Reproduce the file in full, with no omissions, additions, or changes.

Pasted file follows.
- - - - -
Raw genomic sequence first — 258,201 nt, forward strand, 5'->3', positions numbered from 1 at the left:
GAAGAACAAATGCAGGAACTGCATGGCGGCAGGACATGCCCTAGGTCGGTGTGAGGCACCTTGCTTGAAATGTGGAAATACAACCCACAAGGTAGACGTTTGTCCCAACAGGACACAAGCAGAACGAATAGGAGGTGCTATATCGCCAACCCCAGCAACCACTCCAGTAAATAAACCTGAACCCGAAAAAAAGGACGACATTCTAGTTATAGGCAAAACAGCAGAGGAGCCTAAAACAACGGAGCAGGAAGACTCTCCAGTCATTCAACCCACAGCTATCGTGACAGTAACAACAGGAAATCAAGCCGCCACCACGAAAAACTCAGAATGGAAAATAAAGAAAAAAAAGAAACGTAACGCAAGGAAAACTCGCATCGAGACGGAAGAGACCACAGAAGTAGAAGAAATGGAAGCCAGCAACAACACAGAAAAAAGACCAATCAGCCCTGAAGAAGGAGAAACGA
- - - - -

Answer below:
Raw genomic sequence first — 258,201 nt, forward strand, 5'->3', positions numbered from 1 at the left:
GAAGAACAAATGCAGGAACTGCATGGCGGCAGGACATGCCCTAGGTCGGTGTGAGGCACCTTGCTTGAAATGTGGAAATACAACCCACAAGGTAGACGTTTGTCCCAACAGGACACAAGCAGAACGAATAGGAGGTGCTATATCGCCAACCCCAGCAACCACTCCAGTAAATAAACCTGAACCCGAAAAAAAGGACGACATTCTAGTTATAGGCAAAACAGCAGAGGAGCCTAAAACAACGGAGCAGGAAGACTCTCCAGTCATTCAACCCACAGCTATCGTGACAGTAACAACAGGAAATCAAGCCGCCACCACGAAAAACTCAGAATGGAAAATAAAGAAAAAAAAGAAACGTAACGCAAGGAAAACTCGCATCGAGACGGAAGAGACCACAGAAGTAGAAGAAATGGAAGCCAGCAACAACACAGAAAAAAGACCAATCAGCCCTGAAGAAGGAGAAACGA